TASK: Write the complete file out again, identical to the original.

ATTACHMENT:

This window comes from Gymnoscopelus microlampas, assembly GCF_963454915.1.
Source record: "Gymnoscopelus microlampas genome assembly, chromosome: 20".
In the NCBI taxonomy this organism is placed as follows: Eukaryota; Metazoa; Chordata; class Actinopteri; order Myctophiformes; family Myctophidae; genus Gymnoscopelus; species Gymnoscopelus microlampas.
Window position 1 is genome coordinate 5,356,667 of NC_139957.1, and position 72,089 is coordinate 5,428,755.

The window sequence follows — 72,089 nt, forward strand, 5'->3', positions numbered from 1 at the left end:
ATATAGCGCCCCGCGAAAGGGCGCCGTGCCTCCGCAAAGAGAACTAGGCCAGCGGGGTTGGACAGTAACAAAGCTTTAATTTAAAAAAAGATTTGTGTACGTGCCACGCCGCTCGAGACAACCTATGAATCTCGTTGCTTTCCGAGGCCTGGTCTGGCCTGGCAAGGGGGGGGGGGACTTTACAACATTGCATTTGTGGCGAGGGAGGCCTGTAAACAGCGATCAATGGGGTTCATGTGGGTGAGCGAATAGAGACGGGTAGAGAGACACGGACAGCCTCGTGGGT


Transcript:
This window comes from Gymnoscopelus microlampas, assembly GCF_963454915.1.
Source record: "Gymnoscopelus microlampas genome assembly, chromosome: 20".
In the NCBI taxonomy this organism is placed as follows: Eukaryota; Metazoa; Chordata; class Actinopteri; order Myctophiformes; family Myctophidae; genus Gymnoscopelus; species Gymnoscopelus microlampas.
Window position 1 is genome coordinate 5,356,667 of NC_139957.1, and position 72,089 is coordinate 5,428,755.

The window sequence follows — 72,089 nt, forward strand, 5'->3', positions numbered from 1 at the left end:
ATATAGCGCCCCGCGAAAGGGCGCCGTGCCTCCGCAAAGAGAACTAGGCCAGCGGGGTTGGACAGTAACAAAGCTTTAATTTAAAAAAAGATTTGTGTACGTGCCACGCCGCTCGAGACAACCTATGAATCTCGTTGCTTTCCGAGGCCTGGTCTGGCCTGGCAAGGGGGGGGGGGACTTTACAACATTGCATTTGTGGCGAGGGAGGCCTGTAAACAGCGATCAATGGGGTTCATGTGGGTGAGCGAATAGAGACGGGTAGAGAGACACGGACAGCCTCGTGGGT